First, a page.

Has it happened? That's difficult to determine, but the Roddick Foundation has been giving grants to good causes which hasn't yet amounted to £652 million. That unfortunately includes Cage who have been linked to terrorist activities. .
it would be unfair to suggest that this was done knowingly but it does illustrate how charity can do harm without knowledge from operating on the ground.
All of this would seem to be eclipsed by John Mackey of Wholefoods Inc who advocates 'Conscious Capitalism'
Wholefoods have just thrown in the towel over Monsanto GE products, but there are darker matters still
Describing Mark Gafni as a visionary he's now under fire for his association with the rabbi with a dark past.
"[Gafni] teaches on the cutting edge of philosophy in the West, helping to evolve a new ‘dharma,’ or meta-theory of Integral meaning that is helping to re-shape key pivoting points in consciousness and culture.”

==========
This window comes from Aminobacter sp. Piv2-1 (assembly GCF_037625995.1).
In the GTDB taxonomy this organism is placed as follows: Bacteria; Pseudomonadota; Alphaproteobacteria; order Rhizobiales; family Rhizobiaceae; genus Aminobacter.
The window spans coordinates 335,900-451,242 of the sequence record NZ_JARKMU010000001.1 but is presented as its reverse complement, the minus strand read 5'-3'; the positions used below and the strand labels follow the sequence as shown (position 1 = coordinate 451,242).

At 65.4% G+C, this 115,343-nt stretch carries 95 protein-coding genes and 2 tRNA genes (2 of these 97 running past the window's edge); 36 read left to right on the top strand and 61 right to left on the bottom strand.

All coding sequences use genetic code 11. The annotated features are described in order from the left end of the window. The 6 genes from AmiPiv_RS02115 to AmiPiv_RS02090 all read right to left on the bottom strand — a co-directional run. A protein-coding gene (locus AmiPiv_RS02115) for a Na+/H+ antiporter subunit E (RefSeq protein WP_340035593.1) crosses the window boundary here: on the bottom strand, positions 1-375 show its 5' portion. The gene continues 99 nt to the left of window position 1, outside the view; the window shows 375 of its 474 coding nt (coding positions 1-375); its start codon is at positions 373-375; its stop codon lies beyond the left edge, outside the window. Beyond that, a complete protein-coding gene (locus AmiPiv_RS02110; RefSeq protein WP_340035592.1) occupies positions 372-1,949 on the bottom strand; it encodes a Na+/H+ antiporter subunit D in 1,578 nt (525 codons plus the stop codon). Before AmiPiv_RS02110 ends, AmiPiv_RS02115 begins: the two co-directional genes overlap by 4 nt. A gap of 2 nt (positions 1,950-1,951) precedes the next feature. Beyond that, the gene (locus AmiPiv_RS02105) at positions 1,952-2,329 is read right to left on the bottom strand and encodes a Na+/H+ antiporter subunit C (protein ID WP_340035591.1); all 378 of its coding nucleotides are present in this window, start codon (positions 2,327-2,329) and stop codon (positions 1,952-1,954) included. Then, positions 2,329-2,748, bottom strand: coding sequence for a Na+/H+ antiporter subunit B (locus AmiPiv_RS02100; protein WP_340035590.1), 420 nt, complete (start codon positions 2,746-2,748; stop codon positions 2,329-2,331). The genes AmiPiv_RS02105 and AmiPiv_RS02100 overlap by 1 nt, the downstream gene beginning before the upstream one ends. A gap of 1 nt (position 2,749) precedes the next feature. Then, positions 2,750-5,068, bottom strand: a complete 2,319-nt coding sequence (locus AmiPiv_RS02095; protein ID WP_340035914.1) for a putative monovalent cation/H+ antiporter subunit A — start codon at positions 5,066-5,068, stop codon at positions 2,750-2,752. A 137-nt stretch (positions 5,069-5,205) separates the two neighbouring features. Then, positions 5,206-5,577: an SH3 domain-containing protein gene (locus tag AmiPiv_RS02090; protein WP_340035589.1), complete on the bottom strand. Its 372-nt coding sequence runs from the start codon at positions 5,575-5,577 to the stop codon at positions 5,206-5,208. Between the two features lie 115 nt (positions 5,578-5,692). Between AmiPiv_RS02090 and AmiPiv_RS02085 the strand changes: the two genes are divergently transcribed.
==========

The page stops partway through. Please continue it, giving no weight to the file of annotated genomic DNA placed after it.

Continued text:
I'd like to say that I've rever read such a load of grandstanding bollocks, but the web unfortunately is full of the shit.
Mackey however, says something interesting about the side of business creating value for society needing to be more visible than the shadowy side.
He also opines on shareholder primacy, but that's as far as it seems to go.
We asked it too, coming to the conclusion that its about people, all people.
I connected today with author Nancy Levine, who campaigns to end the silence over abuse. Nancy shared an article from Scrips College describing how Wholefoods fails abuse survivors.
In turn, I shared with her, our story of speaking out about child abuse, in what were described as 'Death Camps' for children. This work had been undertaken by the man who argued against shareholder primacy 20 years ago. Aside from the involvment of organised crime one of the greatest obstacles had been those who woud render us silent, to build their own reputations. That included the BBC and The Sunday Times who claimed nobody was raising the alarm.